Kind of a bummer, but fortunately I already worked through the book when it was in alpha and saved a copy of all of my exercise solutions in case I need to refer back to them in the future.
EDIT: Looking at an Archive page reinforces my view on this:
"This is the in-progress free version of Learn C the Hard Way."
So my understanding is we were basically beta-testing his book for him and providing feedback in exchange for his making it free. He's finished it, smoothed it out, and finalized it with some additions and videos, so now he wants money for it. Seems fair enough to me.
I've seen the physical edition at Barnes and Noble a few times. I might thumb through it one day and see if there's enough content beyond what I pulled from the alpha to be worth buying.
For the insane amount of work Zed's put in the material, I consider it a very worthwhile purchase. Given the tremendous amount of value I've derived from Zed's other free books, parting away with the $30 is the least I could do to support his efforts.
Thanks Zed for this excellent resource!
I don't blame him for finally charging for it either. It's a good book and giving it away for free got him nothing but harassment and libel.
update: Beej's Guide to C is also on that list.
Too many factual problems and a presentation that gets you to do things wrongly before being shown how to do it correctly, and not even always then.
There are people who think not checking every syscall is a good idea?
Beej's Guide to C: http://beej.us/guide/bgc/output/html/singlepage/bgc.html
Full of mistakes.
The whole thing seems kinda snarfy and out-of-touch. It's basically single-sentence "Oh this is totally not worth it", which is usually a sign of people on the 'net jerking themselves off over how elite they are. It's just a bunch of folks on IRC showing off.
They pan a nice book on implementing a lisp in C and a simple guide from Beej (of Beej's Guide to Network Programming).
This channel is hardly known for being friendly. Generally anything other than K&R is regarded as Socratic corruption. And not checking the return value of malloc is on par with adultery. Nor do they have much concern for encouraging the next generation of C programmers. I remember witnessing a new C programmer ripped for several minutes on the channel for simply mentioning the heap and stack in their explanation. Instantly he was shot down with "implementation detail and not defined in the C standard" and told to ask his question in #unix. The channel is generally a great place to go if you want to be told you're an idiot.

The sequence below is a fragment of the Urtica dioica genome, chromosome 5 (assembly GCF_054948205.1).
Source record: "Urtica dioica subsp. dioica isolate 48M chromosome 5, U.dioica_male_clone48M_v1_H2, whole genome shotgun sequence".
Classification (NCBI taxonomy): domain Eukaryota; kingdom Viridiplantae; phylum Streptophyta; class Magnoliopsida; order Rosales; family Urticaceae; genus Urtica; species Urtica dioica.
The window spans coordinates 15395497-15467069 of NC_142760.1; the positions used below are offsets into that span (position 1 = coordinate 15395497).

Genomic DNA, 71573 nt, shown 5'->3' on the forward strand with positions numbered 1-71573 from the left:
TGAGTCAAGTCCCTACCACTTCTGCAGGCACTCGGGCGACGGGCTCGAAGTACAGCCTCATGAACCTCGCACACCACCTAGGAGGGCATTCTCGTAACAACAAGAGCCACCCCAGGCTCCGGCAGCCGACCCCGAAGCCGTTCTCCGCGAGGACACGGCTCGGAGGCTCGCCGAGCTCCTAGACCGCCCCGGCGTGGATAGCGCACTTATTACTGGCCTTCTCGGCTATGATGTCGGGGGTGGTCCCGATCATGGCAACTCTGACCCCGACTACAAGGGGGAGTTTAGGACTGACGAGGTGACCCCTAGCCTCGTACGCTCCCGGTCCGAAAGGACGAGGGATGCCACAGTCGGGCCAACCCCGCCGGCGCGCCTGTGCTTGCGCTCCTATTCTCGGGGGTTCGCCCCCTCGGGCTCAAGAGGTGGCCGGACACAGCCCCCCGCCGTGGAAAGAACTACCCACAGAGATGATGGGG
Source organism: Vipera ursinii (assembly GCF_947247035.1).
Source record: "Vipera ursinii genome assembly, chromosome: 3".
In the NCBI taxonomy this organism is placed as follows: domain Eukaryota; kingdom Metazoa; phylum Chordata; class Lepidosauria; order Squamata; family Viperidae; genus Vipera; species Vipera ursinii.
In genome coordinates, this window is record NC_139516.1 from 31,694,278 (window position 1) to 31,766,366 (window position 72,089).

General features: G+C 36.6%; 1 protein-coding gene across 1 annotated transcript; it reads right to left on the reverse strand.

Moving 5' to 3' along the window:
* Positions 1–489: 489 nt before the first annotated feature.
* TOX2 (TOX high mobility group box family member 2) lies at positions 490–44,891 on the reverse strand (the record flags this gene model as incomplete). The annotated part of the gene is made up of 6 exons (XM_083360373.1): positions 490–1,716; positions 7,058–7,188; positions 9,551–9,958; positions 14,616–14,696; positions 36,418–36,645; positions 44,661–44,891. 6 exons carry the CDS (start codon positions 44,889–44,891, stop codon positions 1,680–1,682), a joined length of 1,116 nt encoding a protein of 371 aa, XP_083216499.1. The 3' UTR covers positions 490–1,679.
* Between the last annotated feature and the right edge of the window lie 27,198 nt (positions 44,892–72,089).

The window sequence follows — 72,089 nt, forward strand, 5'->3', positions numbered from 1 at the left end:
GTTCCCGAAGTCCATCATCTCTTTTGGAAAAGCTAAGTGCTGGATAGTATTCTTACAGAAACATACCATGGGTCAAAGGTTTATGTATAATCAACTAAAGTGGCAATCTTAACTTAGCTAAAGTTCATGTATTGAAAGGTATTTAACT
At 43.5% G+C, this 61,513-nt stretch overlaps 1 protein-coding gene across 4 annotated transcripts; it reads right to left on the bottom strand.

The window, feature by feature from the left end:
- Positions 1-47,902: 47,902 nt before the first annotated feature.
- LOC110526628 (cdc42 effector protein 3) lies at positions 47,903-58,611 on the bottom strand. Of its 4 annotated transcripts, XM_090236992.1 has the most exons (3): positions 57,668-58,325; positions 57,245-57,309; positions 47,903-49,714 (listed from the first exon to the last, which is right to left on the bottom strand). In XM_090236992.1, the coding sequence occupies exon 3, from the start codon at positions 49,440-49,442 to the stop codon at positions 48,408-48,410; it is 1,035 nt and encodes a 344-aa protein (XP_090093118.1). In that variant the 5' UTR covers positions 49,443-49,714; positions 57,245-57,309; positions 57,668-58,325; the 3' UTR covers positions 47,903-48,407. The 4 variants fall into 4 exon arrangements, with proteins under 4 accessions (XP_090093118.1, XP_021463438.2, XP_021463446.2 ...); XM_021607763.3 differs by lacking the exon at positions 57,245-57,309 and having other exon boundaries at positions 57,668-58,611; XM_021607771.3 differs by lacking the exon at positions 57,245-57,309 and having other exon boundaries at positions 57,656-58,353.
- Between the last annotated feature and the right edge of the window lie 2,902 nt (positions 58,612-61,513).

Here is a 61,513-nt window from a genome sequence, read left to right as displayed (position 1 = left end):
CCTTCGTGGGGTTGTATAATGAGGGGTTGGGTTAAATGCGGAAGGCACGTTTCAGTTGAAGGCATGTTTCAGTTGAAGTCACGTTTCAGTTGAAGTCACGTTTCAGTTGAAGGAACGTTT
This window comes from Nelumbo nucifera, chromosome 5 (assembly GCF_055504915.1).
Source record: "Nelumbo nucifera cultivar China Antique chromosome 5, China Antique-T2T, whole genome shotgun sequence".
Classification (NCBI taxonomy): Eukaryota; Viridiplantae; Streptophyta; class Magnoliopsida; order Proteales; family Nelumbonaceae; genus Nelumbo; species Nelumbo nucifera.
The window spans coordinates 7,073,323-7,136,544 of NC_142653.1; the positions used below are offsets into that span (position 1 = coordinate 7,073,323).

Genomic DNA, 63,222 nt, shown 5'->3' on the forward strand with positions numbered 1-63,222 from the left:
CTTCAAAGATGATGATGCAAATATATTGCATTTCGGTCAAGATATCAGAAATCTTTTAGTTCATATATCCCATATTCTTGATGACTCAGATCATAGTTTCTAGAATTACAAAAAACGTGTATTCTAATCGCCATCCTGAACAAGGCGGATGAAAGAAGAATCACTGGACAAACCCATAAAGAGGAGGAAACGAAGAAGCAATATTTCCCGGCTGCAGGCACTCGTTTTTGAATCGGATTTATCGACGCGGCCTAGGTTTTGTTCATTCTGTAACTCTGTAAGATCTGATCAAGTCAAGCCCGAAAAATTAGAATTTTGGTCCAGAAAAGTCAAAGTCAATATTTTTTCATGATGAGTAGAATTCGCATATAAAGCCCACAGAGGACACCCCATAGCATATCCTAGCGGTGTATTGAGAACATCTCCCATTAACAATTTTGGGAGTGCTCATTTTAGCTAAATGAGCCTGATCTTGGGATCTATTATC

"Too many factual problems and a presentation that gets you to do things wrongly before being shown how to do it correctly, and not even always then."
That said, I know why this is on the list. Zed honestly doesn't like C, by which I mean that he recommends a lot of things that are (in my opinion) genuinely best-practice, but fly in the face of either historical norms, or the techniques that the ISO C team wants to push. Depending on what you're aiming for, this might indeed make it a bad work—but it can also make it a great one. I'd liken it in some sense to DJB's projects: Zed recommends a fairly unorthodox, but (again, in my opinion) excellent way of writing C. If you need to interface with people who write C the way most people write C—you're working on an operating system, perhaps, or a legacy codebase—this may be a problem. If you're writing C because you need to write a few components of your project in C for performance or [lack of] abstraction reasons, and would prefer not to hate yourself later, it's great.
But as far as LCTHW goes: I doubt very much its author has the same objectives for writing a book about C that the standards weenies do, and I doubt very much that they took that into account before warding people away from the book.
Not to mention that Qmail is (well, was at some point) one of two biggest
sources of wild workarounds in all the other MTAs, the other being MS
Exchange. DJB took standards and implemented their subset that suited him.
##c is laughable. I'm not sure they actually use C, or just think about the C Abstract Machine and Glorious Specification.
I remember witnessing a new C programmer ripped for several minutes on the channel for simply mentioning the heap and stack in their explanation. Instantly he was shot down with "implementation detail and not defined in the C standard" and told to ask his question in #unix.
You can find the whole article at http://www.theorangeduck.com/page/ready-fight.
I've used & contributed to Daniel's stuff (mostly mpc¹) and his code is (IMO) quite high quality. ##c is a bit deluded.
They're very deluded.
This is my favorite C related documentation online. The first book on C I read was a PDF of K&R, I liked it. I used to think the paperback was way too expensive. Instead I bought C Primer Plus, never read it. Few books capture the gist of a language as well as K&R in as little space. Though Modern Perl and Programming in Lua also come to mind. If they ever make an updated version of K&R I would definitely buy it.
How much was it?
I asked about the price because it is, or at least used to be, a lot less expensive than that, in India, from the time when I first bought a copy (when first learning C, near the start of my career), to at least some years ago, when I bought several copies of it to give to the students of a C course I was conducting for a company. In that whole period it was just a few hundred rupees (INR) in price, which is just a few USD (under $10 or so, even with the change in exchange rate over the years). I do know that publishers have variable pricing for different countries, of course.
It's a book about programming --- a very specific kind of programming. The only reason for normal people to read is to acquire some new set of skills.
I am having a hard time thinking of any --- literally any --- new C programming skill I would value at less than $30.